At the Avenue Clinic, we keep saying that sitting is bad for your back – whatever chair you might use and however good it might be! Now a new study done at the Northwestern University Feinberg School of Medicine in USA says that research shows if you are 60 or over, every additional hour a day you spend sitting per day is linked to a 50 percent greater risk of being disabled generally – regardless of how much moderate exercise you get, reports a new study.
They say that if there are two 65-year-old women, one sedentary for 12 hours a day and another sedentary for 13 hours a day, the second one is 50 percent more likely to be disabled.
The study is the first to show sedentary behavior is its own risk factor for disability. “This is the first time we’ve shown sedentary behavior was related to increased disability regardless of the amount of moderate exercise,” said Dorothy Dunlop, PhD, professor of Medicine at and lead author of the study. “Being sedentary is not just a synonym for inadequate physical activity.”
Disability affects more than 56 million Americans. Definition is defined by limitations in being able to do basic activities such as eating, dressing or bathing oneself, getting in and out of bed and walking across a room. Disability increases the risk of hospitalization and institutionalization and is a leading source of healthcare costs, accounting for $1 in every $4 spent.
Professor Dunlop goes on to say “It means older adults need to reduce the amount of time they spend sitting, whether in front of the TV or at the computer, regardless of their participation in moderate or vigorous activity”.
The study focused on a sample of 2,286 adults aged 60 and older from the National Health and Nutrition Examination Survey. It compared people in similar health with the same amount of moderate vigorous activity. Moderate activity is walking briskly, as if you are late to an appointment.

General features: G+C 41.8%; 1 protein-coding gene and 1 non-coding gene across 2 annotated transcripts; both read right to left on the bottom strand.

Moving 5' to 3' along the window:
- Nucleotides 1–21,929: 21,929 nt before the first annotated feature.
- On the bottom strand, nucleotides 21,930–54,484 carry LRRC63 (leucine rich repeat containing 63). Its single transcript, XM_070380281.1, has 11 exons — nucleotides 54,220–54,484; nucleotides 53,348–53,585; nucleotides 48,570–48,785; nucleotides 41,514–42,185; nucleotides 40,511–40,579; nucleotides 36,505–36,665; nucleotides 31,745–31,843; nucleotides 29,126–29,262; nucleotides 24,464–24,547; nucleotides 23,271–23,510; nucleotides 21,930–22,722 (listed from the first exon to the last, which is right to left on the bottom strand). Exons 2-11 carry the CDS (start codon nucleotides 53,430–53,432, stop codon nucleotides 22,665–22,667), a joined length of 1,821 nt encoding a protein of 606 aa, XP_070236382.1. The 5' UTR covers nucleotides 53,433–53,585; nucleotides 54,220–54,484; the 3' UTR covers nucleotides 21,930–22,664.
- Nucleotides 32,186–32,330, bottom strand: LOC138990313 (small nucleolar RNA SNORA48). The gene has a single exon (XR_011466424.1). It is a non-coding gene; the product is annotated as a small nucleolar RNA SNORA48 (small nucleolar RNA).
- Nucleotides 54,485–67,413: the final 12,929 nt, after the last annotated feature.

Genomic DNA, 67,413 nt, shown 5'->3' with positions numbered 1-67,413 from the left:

The participants wore accelerometers from 2002 to 2005 to measure their sedentary time and moderate vigorous physical activity. The accelerometer monitoring is significant because it is objective. The older and heavier people are, the more they tend to overestimate their physical activity. Previous research indicated a relationship between sedentary behavior and disability but it was based on self-reports and, thus, couldn’t be verified.
The study doesn’t definitively determine sedentary behavior causes disability however, it does bring to our attention that this is a potential problem that we thought we’d share with you.
Previous studies with animals have shown immobility is a separate risk factor for negative effects on health but this is the first time that objective evidence has been produced that shows similar effects in humans.
To cut down on sitting time we suggest that you do the following:
- Stand up when you talk on the phone or during a work meeting.
- When you go to the grocery store or mall, park in a space farthest away.
- When you get up to have glass of water, walk around the house or office.
- Walk for short errands instead of taking the car.
- Take the stairs instead of the lift as often as you can.